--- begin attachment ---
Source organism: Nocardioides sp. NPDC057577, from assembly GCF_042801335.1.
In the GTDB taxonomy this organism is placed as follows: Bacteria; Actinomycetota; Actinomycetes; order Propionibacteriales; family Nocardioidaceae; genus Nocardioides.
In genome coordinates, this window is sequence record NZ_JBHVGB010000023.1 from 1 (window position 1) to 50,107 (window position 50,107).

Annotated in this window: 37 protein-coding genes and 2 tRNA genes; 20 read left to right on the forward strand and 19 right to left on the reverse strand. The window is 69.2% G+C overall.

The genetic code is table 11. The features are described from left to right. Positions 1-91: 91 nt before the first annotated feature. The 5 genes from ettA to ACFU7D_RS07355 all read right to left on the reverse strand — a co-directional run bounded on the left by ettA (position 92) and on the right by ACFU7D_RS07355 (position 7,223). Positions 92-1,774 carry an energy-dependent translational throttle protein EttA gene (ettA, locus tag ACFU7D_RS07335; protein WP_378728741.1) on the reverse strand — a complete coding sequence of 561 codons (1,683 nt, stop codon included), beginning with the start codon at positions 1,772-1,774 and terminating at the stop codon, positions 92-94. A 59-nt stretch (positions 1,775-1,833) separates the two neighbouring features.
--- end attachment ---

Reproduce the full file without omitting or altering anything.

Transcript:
Source organism: Nocardioides sp. NPDC057577, from assembly GCF_042801335.1.
In the GTDB taxonomy this organism is placed as follows: Bacteria; Actinomycetota; Actinomycetes; order Propionibacteriales; family Nocardioidaceae; genus Nocardioides.
In genome coordinates, this window is sequence record NZ_JBHVGB010000023.1 from 1 (window position 1) to 50,107 (window position 50,107).

Annotated in this window: 37 protein-coding genes and 2 tRNA genes; 20 read left to right on the forward strand and 19 right to left on the reverse strand. The window is 69.2% G+C overall.

The genetic code is table 11. The features are described from left to right. Positions 1-91: 91 nt before the first annotated feature. The 5 genes from ettA to ACFU7D_RS07355 all read right to left on the reverse strand — a co-directional run bounded on the left by ettA (position 92) and on the right by ACFU7D_RS07355 (position 7,223). Positions 92-1,774 carry an energy-dependent translational throttle protein EttA gene (ettA, locus tag ACFU7D_RS07335; protein WP_378728741.1) on the reverse strand — a complete coding sequence of 561 codons (1,683 nt, stop codon included), beginning with the start codon at positions 1,772-1,774 and terminating at the stop codon, positions 92-94. A 59-nt stretch (positions 1,775-1,833) separates the two neighbouring features.